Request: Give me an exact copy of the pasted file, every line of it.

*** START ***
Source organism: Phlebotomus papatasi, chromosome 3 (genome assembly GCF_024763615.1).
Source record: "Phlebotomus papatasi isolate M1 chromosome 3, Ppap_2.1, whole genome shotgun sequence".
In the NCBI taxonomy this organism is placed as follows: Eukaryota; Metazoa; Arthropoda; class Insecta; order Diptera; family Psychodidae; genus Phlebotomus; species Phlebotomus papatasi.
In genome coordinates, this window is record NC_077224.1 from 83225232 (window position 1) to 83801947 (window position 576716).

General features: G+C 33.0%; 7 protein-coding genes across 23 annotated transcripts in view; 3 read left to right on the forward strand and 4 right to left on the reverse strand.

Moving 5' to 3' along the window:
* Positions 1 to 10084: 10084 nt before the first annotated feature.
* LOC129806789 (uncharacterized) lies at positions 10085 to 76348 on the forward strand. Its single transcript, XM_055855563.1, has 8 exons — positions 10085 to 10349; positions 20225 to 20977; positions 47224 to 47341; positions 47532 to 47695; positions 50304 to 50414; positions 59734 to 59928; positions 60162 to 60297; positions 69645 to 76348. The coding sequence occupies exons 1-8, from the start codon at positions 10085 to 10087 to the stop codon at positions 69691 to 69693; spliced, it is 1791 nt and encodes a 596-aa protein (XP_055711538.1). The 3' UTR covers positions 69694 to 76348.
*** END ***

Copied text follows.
Source organism: Phlebotomus papatasi, chromosome 3 (genome assembly GCF_024763615.1).
Source record: "Phlebotomus papatasi isolate M1 chromosome 3, Ppap_2.1, whole genome shotgun sequence".
In the NCBI taxonomy this organism is placed as follows: Eukaryota; Metazoa; Arthropoda; class Insecta; order Diptera; family Psychodidae; genus Phlebotomus; species Phlebotomus papatasi.
In genome coordinates, this window is record NC_077224.1 from 83225232 (window position 1) to 83801947 (window position 576716).

General features: G+C 33.0%; 7 protein-coding genes across 23 annotated transcripts in view; 3 read left to right on the forward strand and 4 right to left on the reverse strand.

Moving 5' to 3' along the window:
* Positions 1 to 10084: 10084 nt before the first annotated feature.
* LOC129806789 (uncharacterized) lies at positions 10085 to 76348 on the forward strand. Its single transcript, XM_055855563.1, has 8 exons — positions 10085 to 10349; positions 20225 to 20977; positions 47224 to 47341; positions 47532 to 47695; positions 50304 to 50414; positions 59734 to 59928; positions 60162 to 60297; positions 69645 to 76348. The coding sequence occupies exons 1-8, from the start codon at positions 10085 to 10087 to the stop codon at positions 69691 to 69693; spliced, it is 1791 nt and encodes a 596-aa protein (XP_055711538.1). The 3' UTR covers positions 69694 to 76348.